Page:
This is a re-publication of the article:
Erik Mortensen: ‘Thorvaldsens Museum. The Cultural, Social, and Political Context, Including its Reception by the Press’, in: Meddelelser fra Thorvaldsens Museum (Communications from the Thorvaldsens Museum) p. 1998, p. 169-175.
For a presentation of the article in its original appearance in Danish, please see this facsimile scan.
Thorvaldsens Museum can be explained as the result of efforts during the Enlightenment. Public museums as well as public exhibitions and criticism in a free press were to nurture the enterprise of the independent artist and a new bourgeoisie that was eager to acquire knowledge of the fine arts and willing to buy.
The importance of art and the right attitude to it was demonstrated in the holiest of holies or temple, Thorvaldsens Museum: the solemn entrance, the entire »Gesamtkunstwerk« represented by everything about it – architecture, decoration, furniture, and Thorvaldsen’s works, displayed in a variety of halls, small rooms and galleries. With the opening of the Museum, the citizens of Copenhagen could enjoy the works of a great European and Danish artist, not in the castle of some king or in some nobleman’s gallery, but in a public museum belonging to the city of Copenhagen, a house of the arts financed by ordinary citizens, the works the gift of the artist. In an atmosphere of »laboremus pro patria«, the man in the street could see with his own eyes that it was possible for a man of humble birth to rise and become the equal of popes and princes. The leading personalities who made the project possible were pioneers in the struggle for free speech, convinced democrats who, to varying degrees, were in opposition to the king and the establishment, and by birth members of the bourgeoisie or petite bourgeoisie. Intellectuals such as the art historian N. L. Høyen, the botanist L. A. Schouw and the theologian H. N. Clausen had in common an idealised conception of the people and a nationalist way of thinking. Fine arts were an educative means to make people conscious of their heritage, of the beauty of Denmark and of the essential morality of the Danish character.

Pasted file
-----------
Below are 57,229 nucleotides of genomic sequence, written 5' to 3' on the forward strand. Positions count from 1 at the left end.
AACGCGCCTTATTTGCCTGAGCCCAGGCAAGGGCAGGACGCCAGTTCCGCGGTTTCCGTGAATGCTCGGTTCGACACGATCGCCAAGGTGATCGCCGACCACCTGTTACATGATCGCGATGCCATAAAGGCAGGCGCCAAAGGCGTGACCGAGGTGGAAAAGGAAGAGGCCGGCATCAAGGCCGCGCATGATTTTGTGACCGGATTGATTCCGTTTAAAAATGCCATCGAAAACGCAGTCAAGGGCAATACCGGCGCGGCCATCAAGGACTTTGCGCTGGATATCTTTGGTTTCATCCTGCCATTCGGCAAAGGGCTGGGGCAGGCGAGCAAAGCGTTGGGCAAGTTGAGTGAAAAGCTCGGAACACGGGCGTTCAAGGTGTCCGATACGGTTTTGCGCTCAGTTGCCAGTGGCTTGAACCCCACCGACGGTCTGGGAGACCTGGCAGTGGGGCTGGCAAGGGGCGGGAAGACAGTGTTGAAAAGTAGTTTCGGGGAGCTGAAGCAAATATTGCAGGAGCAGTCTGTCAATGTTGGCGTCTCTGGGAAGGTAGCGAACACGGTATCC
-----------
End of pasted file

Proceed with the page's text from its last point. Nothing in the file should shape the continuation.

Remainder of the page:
All these ideas were emphasised in the lively debate in the 1830s and early 1840s. Then came 1848, with the citizens of Copenhagen marching to the Royal Palace, the appointment of a new government and the rebellion in Schleswig-Holstein.
In 1848, the Museum was officially opened with a solemn speech by H. N. Clausen which was recorded in the National Liberal newspaper Fædrelandet, the only paper to comment on the occasion at any length. Indirectly, he points to certain matters of dispute. The concept of the “pantheon” (i.e. a combination of museum and mausoleum) was southern European. In the Protestant north, Thorvaldsen’s grave at the centre of the complex required comment and a lengthy explanation on the part of the theologian Clausen. Even more interesting is the repeated emphasis on the greatness of Thorvaldsen, his art and his career as examples for all time.
A likely explanation is that in 1848 the fifteen-year-old Museum concept was no longer a cultural or political issue. Time had left it behind, and most important of all, Thorvaldsen’s Neo-Classical art was old-fashioned in the eyes of the intellectuals and artists who were setting the trend. Half-realistic, half-romanticised pictures from the war, done by painters at the front were of far greater interest. A more realistic art was in command, although it was a realism incorporating the well-known idealistic concept of the people as picturesque, hard-working and maybe a little simple minded.
Last updated 11.05.2017